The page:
Serafina Florio is a widowed midwife-turned-sleuth living in nineteenth-century Sicily.
She lived the first part of her life in Oltramari, a fictional city near Palermo. Her father, a visiting professor at the University of Turin, died in the January 1848 revolution; her mother, a midwife, perished in the cholera epidemic of 1865.
In 1847, Serafina married Giorgio Florio, the apothecary’s oldest son, who, like Serafina, was a member of the merchant class. After marriage, Serafina remained a midwife, refining her skills, delivering healthy babies.
In 1866—a horrific year in Sicily’s history—three prostitutes were knifed to death, their foreheads gouged with a strange, spiraling mark, their bodies dumped on the madam’s doorstep. When the police did nothing to solve the murders, Rosa—Serafina’s oldest, dearest friend—asked for her help. How could she refuse?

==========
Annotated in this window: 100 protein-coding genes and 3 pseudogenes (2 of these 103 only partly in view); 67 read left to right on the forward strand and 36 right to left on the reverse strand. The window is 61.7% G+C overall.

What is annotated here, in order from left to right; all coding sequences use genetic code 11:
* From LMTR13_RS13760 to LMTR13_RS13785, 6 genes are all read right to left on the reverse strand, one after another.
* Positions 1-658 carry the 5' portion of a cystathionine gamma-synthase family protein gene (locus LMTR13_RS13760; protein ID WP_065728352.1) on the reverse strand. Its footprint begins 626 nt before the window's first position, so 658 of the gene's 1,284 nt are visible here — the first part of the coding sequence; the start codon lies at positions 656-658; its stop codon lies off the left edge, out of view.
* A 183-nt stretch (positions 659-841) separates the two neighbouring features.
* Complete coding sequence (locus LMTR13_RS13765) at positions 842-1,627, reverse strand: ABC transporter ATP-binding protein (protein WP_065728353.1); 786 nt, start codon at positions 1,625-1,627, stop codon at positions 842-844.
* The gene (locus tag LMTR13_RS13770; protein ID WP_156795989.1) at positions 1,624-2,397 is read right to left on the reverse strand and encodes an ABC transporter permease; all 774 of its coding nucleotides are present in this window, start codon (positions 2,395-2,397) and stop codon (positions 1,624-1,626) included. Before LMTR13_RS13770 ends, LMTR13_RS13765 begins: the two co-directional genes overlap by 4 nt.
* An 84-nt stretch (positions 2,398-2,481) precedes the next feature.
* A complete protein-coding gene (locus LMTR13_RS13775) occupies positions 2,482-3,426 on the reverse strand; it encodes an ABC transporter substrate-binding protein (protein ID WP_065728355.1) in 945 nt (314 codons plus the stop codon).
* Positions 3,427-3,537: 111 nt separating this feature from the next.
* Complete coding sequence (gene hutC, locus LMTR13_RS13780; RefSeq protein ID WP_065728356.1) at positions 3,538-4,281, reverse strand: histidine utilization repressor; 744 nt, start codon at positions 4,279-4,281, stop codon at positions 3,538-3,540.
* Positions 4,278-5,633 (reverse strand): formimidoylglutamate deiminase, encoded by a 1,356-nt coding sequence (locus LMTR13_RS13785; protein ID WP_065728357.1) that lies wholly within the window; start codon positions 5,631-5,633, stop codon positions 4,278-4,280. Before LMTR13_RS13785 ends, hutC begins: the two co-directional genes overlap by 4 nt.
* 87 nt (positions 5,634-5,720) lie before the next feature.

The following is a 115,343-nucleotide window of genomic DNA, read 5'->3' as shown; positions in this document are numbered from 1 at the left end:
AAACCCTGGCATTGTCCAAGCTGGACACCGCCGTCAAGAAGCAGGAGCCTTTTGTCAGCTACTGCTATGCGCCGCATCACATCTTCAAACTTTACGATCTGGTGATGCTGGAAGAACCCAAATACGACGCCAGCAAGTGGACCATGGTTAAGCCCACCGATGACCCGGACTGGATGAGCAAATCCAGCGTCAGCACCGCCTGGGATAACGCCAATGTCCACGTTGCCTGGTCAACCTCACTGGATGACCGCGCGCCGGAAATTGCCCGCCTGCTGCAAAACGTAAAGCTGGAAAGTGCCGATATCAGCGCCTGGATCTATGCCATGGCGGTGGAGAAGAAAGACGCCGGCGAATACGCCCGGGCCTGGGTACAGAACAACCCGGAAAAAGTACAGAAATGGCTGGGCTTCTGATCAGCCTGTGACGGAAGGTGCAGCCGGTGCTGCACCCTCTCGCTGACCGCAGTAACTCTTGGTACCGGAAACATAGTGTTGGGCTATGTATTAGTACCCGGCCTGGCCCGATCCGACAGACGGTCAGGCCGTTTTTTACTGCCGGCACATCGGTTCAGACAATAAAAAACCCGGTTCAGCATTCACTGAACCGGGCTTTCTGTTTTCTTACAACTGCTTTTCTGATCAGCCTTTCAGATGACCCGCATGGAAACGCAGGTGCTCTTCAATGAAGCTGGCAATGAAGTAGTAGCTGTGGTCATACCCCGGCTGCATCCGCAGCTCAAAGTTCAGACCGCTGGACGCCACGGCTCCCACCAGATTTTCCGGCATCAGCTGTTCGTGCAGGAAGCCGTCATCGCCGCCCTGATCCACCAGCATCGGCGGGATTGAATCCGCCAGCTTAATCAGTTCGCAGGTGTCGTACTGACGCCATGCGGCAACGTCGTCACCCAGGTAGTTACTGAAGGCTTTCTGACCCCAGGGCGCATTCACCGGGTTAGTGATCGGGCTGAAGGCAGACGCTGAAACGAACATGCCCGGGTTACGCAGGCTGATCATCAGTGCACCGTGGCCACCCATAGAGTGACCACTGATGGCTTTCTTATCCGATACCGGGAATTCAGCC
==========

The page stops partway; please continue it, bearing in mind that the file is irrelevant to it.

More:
Thus began her career as an amateur sleuth chronicled in a series of historical mysteries, among them, Death of a Serpent, No More Brothers, Death in Bagheria, Murder on the Rue Cassette, Serafina and the Sicilian Buddha, A Sicilian in Paris, and The Sleuth of Elizabeth Street.
After grappling with the Mafia and other murderers to solve mysteries in her native town, she moves her family of seven to the Lower East Side. Although she dies in 1914, she survives her own death and defies the Black Hand to uncover truth.
Her memory is long, her perspective, grand, her penchant for quibbling with Rosa, undiminished, her gift for numbers, still meager, but her hallmark?—she never, ever gives up.